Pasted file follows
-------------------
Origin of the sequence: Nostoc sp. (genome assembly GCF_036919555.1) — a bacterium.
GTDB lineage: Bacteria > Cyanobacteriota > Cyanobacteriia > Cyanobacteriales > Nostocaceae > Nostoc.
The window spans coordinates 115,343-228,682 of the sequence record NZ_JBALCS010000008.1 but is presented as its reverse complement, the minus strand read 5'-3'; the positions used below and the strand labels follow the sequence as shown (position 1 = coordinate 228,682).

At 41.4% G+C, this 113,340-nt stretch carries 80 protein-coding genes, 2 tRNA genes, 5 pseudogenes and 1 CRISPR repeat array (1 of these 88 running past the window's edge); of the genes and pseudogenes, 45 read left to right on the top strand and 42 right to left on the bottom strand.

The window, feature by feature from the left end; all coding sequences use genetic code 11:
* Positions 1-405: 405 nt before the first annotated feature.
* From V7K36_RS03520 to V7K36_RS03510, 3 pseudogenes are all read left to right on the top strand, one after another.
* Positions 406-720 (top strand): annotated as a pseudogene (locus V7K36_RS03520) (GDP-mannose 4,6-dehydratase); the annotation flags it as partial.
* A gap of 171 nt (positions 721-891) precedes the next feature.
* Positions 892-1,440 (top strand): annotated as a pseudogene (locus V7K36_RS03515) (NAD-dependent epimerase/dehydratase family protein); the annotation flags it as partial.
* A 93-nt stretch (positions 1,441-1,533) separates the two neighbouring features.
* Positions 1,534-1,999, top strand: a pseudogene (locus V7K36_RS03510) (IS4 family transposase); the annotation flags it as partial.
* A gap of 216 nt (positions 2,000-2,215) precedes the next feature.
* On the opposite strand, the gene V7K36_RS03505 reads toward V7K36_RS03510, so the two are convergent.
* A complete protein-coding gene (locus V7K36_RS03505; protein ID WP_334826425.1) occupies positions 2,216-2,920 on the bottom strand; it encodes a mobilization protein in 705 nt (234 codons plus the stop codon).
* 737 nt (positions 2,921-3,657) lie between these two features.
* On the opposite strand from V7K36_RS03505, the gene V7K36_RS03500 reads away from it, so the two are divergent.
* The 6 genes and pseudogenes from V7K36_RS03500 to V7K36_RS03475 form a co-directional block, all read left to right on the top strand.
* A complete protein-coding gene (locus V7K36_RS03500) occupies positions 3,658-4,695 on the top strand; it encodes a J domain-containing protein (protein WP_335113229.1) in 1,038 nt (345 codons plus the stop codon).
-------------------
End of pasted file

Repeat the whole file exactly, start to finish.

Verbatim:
Origin of the sequence: Nostoc sp. (genome assembly GCF_036919555.1) — a bacterium.
GTDB lineage: Bacteria > Cyanobacteriota > Cyanobacteriia > Cyanobacteriales > Nostocaceae > Nostoc.
The window spans coordinates 115,343-228,682 of the sequence record NZ_JBALCS010000008.1 but is presented as its reverse complement, the minus strand read 5'-3'; the positions used below and the strand labels follow the sequence as shown (position 1 = coordinate 228,682).

At 41.4% G+C, this 113,340-nt stretch carries 80 protein-coding genes, 2 tRNA genes, 5 pseudogenes and 1 CRISPR repeat array (1 of these 88 running past the window's edge); of the genes and pseudogenes, 45 read left to right on the top strand and 42 right to left on the bottom strand.

The window, feature by feature from the left end; all coding sequences use genetic code 11:
* Positions 1-405: 405 nt before the first annotated feature.
* From V7K36_RS03520 to V7K36_RS03510, 3 pseudogenes are all read left to right on the top strand, one after another.
* Positions 406-720 (top strand): annotated as a pseudogene (locus V7K36_RS03520) (GDP-mannose 4,6-dehydratase); the annotation flags it as partial.
* A gap of 171 nt (positions 721-891) precedes the next feature.
* Positions 892-1,440 (top strand): annotated as a pseudogene (locus V7K36_RS03515) (NAD-dependent epimerase/dehydratase family protein); the annotation flags it as partial.
* A 93-nt stretch (positions 1,441-1,533) separates the two neighbouring features.
* Positions 1,534-1,999, top strand: a pseudogene (locus V7K36_RS03510) (IS4 family transposase); the annotation flags it as partial.
* A gap of 216 nt (positions 2,000-2,215) precedes the next feature.
* On the opposite strand, the gene V7K36_RS03505 reads toward V7K36_RS03510, so the two are convergent.
* A complete protein-coding gene (locus V7K36_RS03505; protein ID WP_334826425.1) occupies positions 2,216-2,920 on the bottom strand; it encodes a mobilization protein in 705 nt (234 codons plus the stop codon).
* 737 nt (positions 2,921-3,657) lie between these two features.
* On the opposite strand from V7K36_RS03505, the gene V7K36_RS03500 reads away from it, so the two are divergent.
* The 6 genes and pseudogenes from V7K36_RS03500 to V7K36_RS03475 form a co-directional block, all read left to right on the top strand.
* A complete protein-coding gene (locus V7K36_RS03500) occupies positions 3,658-4,695 on the top strand; it encodes a J domain-containing protein (protein WP_335113229.1) in 1,038 nt (345 codons plus the stop codon).